Thinking out loud here on some meta issues... I personally appreciate the obvious ambition to weave together epistemic problems and dietary / biochemistry problems. Because he's obviously doing a lot of thinking about thinking, it makes sense that he has a bit of an artful approach to communication on the blog and elsewhere. "Art" (ideas conveyed in a non literal structure?) is the most natural way we deal with our world, so the slow stiching of the quilt pieces, just its form, can be a great catalyst for others to think through, to think laterally, to approach old problems in fresh ways. Thinking more clearly, becoming better 'artists', doing better self analysis / self experimentation, etc. That's certainly one of my life goals, at least as important as being free of ND into the later years.
It could very well be that the role of the brain and its patterns of reasoning will become more important than it already has in the ancestral health movement or whatever you want to call it. Because of the inherent interdisciplinary nature of the movement, like with any interdisciplinary movement, there needs to be more exploration into useful, descriptive models to demonstrate cause and effect on any given overlapping topic. Imagine an organized arena for instance to get the neuro surgeon's perspective, the physicist's perspective, the biochemist's perspective, and the anthropological perspective on the same thing. I think Dr Kruse might implicitly be pushing more for something like this (and the symposiums sort of stab in that direction as well)? He and some others seem to be a few steps ahead so its hard to know.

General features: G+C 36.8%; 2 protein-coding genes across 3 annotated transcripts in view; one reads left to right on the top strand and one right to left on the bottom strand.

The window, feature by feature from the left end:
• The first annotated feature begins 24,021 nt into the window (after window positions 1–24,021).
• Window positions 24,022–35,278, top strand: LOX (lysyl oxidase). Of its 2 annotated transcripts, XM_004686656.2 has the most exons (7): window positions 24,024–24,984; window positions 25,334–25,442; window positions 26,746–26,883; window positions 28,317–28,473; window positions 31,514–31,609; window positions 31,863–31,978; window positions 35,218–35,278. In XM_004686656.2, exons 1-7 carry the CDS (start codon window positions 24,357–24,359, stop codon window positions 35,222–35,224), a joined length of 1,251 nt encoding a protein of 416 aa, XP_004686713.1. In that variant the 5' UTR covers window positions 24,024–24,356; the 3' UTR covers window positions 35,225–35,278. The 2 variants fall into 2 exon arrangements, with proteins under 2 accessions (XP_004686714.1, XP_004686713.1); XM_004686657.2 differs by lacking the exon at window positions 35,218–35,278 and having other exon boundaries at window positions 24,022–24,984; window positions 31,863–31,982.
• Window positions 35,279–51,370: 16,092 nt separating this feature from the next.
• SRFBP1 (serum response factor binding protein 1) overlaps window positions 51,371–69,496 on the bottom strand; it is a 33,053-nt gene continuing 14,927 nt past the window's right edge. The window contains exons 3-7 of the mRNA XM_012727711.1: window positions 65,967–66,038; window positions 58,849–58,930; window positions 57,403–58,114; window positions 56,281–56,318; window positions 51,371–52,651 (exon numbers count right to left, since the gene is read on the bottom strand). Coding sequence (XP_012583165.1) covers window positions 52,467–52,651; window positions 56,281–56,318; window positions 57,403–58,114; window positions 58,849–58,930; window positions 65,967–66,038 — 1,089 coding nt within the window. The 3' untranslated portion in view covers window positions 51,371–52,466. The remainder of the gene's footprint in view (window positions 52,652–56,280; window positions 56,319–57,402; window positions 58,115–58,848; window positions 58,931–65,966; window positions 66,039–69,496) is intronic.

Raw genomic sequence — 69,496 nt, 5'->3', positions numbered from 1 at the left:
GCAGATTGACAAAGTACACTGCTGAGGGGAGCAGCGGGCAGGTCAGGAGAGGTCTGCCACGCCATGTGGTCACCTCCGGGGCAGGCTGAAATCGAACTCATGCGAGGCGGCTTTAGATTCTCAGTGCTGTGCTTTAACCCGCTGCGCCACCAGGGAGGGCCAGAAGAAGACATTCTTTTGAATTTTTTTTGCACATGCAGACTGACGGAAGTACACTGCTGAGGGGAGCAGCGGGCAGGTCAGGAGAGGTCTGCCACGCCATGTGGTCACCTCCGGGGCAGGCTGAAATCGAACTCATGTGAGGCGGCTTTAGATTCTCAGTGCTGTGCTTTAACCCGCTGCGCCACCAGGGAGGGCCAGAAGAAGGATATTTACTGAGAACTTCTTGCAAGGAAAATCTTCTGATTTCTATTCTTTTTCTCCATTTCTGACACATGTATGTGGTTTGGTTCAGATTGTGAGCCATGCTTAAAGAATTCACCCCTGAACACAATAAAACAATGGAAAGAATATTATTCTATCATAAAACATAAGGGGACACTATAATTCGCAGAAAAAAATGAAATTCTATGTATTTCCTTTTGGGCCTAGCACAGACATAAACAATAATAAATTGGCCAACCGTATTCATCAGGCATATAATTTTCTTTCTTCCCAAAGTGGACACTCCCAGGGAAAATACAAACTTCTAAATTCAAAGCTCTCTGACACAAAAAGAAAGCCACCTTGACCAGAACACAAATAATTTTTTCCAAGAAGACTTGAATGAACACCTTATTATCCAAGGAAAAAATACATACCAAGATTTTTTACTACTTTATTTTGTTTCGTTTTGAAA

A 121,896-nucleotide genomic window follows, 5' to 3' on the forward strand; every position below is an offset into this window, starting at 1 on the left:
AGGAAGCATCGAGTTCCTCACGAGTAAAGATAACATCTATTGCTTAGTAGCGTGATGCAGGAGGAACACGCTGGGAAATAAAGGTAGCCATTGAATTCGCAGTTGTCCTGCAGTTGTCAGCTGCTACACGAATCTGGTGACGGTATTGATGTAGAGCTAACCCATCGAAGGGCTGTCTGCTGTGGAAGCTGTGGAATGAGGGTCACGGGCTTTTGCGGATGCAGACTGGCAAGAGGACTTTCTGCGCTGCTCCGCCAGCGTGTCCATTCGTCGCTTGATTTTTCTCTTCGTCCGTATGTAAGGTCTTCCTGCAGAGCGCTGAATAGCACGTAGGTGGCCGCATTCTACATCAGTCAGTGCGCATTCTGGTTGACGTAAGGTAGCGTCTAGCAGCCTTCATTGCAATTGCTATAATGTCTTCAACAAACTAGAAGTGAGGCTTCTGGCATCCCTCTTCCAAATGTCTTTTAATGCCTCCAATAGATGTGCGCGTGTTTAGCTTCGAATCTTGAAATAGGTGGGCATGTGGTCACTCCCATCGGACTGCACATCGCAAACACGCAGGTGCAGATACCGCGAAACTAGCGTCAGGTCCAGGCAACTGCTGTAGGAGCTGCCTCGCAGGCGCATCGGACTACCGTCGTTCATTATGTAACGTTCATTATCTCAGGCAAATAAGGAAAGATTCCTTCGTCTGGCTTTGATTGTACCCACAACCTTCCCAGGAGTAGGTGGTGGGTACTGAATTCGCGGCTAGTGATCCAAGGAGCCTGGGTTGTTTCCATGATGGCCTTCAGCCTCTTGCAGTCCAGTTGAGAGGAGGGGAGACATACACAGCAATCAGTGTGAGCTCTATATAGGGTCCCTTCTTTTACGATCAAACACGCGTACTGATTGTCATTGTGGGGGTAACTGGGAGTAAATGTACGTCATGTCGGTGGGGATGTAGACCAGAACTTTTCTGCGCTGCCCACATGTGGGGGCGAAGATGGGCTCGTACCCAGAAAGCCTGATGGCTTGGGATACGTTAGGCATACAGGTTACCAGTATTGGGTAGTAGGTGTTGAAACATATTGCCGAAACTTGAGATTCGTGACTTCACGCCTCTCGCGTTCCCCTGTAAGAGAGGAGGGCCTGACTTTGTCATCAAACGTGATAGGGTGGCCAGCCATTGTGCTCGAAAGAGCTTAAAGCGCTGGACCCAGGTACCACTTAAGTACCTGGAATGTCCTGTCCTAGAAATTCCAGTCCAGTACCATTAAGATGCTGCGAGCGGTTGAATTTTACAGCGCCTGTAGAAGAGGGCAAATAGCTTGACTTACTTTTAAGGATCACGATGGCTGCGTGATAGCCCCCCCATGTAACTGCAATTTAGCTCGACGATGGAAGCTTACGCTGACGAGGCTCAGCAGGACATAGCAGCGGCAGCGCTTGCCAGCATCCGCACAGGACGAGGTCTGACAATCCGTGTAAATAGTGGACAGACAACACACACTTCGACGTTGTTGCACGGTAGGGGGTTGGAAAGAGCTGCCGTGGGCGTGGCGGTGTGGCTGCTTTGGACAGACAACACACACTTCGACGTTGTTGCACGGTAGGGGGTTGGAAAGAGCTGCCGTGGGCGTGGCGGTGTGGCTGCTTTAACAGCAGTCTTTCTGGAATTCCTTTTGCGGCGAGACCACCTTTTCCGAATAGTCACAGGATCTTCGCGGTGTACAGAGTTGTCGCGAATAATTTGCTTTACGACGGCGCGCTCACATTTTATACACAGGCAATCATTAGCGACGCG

For instance he alludes to gut intuition at one point in the interview; it would be wonderful to see more of that spelled out and explored from across disciplines, coherent theories proposed from competent disciplinarians, what this means for the ancestral movement, if and what are formal models of information evaluation. Or perhaps it already has been worked out from several angles and needs to be further dispelled in the public arena.